The ruling party proclaimed its policies as “decolonization and the setting-up of structures of a socialist type.”  Anti-imperialist scholar Samir Amin noted that Mali was very underdeveloped at the time of its independence, affecting its economic independence and creating a neocolonial situation that came in contradiction to its socialist ideals:

“The absence of any effective organization which would have allowed the masses some control over the state structures inevitably resulted in the total disorganization of the economic system, leading to a constant search for foreign aid under the pressure of an increasing foreign payments deficit, and finally to the capitulation and eventual overthrow of the regime.”  (3)

Due to problems of establishing independent economic development the socialist goals of independence floundered, and a coup against Modibo Keita by the military happened in 1968.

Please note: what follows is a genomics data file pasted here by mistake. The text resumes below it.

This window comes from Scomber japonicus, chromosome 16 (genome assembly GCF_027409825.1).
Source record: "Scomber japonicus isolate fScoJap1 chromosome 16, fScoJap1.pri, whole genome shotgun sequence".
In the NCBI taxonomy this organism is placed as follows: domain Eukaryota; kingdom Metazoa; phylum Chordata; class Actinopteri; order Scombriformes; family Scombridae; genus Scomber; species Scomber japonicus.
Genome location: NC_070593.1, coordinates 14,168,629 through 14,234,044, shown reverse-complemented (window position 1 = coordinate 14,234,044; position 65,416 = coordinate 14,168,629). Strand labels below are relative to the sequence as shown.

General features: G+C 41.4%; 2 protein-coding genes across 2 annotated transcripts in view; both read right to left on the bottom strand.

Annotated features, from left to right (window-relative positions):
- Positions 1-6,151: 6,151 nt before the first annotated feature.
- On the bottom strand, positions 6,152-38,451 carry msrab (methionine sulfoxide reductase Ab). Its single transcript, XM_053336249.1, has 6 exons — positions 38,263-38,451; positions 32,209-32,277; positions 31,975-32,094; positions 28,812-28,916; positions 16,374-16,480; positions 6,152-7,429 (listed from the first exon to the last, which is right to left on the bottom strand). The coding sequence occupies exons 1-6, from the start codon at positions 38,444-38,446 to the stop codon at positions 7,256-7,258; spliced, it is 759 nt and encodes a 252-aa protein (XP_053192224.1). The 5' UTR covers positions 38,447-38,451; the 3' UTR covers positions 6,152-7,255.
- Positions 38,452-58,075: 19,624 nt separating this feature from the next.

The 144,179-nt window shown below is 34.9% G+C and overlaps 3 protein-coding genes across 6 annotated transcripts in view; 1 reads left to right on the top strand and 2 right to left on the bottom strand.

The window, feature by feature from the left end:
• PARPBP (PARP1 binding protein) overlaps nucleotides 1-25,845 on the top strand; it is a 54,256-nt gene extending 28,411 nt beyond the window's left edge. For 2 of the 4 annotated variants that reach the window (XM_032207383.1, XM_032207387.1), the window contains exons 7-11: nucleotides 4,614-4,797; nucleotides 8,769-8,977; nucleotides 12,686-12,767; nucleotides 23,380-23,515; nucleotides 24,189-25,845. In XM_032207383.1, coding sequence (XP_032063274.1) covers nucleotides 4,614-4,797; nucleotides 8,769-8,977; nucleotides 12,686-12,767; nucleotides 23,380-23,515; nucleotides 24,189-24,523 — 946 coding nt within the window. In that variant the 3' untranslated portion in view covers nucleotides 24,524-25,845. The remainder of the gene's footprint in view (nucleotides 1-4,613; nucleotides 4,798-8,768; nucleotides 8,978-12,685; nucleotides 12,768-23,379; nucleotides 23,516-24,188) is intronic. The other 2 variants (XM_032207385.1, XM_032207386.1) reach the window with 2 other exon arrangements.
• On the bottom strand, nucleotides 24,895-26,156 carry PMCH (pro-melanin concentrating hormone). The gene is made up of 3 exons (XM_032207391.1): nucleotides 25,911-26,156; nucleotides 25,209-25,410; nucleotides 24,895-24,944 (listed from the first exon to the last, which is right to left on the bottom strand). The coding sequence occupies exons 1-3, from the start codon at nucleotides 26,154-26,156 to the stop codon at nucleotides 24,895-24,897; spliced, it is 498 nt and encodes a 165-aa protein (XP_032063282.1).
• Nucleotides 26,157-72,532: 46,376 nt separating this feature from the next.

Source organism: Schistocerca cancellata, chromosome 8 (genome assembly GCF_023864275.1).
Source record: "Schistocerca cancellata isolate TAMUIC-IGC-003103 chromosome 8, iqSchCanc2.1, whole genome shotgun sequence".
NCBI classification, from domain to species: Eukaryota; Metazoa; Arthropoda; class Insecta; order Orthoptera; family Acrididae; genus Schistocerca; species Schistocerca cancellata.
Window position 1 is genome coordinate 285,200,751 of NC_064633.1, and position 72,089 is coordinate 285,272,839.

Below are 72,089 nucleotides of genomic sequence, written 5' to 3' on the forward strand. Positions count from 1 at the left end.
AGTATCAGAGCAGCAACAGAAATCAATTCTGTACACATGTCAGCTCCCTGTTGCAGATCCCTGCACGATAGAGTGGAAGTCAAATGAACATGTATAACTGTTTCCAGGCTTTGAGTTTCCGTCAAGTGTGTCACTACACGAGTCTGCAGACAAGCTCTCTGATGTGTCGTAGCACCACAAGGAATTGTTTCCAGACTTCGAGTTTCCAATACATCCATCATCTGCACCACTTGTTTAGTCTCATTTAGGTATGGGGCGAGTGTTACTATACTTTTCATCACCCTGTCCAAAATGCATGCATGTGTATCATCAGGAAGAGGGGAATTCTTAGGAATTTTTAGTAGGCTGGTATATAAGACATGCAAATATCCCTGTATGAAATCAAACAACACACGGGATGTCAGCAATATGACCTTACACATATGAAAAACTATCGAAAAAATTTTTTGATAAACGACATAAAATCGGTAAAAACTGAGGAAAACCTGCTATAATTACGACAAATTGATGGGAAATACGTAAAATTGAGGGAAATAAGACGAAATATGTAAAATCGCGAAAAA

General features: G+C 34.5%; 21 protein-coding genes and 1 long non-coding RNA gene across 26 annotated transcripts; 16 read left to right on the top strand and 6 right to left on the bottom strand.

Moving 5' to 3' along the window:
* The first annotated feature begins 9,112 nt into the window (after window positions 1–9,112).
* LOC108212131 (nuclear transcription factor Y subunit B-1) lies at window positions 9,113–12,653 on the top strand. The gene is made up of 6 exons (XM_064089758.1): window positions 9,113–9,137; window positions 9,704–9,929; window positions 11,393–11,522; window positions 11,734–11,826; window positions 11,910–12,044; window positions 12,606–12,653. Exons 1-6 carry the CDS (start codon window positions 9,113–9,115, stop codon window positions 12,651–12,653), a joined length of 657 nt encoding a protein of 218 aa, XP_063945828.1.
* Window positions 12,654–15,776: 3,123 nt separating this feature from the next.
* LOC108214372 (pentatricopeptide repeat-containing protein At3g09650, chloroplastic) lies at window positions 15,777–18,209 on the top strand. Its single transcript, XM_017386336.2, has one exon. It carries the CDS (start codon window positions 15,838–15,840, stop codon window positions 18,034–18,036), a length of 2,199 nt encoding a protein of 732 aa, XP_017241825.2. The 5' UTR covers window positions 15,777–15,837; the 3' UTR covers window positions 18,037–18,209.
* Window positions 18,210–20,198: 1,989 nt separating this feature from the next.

The Tuareg Struggle and Libya

The Tuaregs are a Berber nomadic people that have long resided in the Saharan regions of West Africa.  They gave fierce resistance to the European colonizers, having rebelled five different times since 1916.  The supposed post-colonial era carved up their homeland into different nation-states that the people of Africa had no say in forming.  Today they reside mainly in northern Mali and in the border regions of four other countries nearby, and have long been discriminated by the central governments of these nation states.

The ethnic Tuareg groups have been fighting a recent rebellion since January 2001.  They have consolidated under the National Movement for the Liberation of the Azawad (NMLA), named after what they call their traditional homeland.    After they have seized at least three towns in the north of Mali, they stated they have no plans to attack the capitol in the south, simply wanting national independence.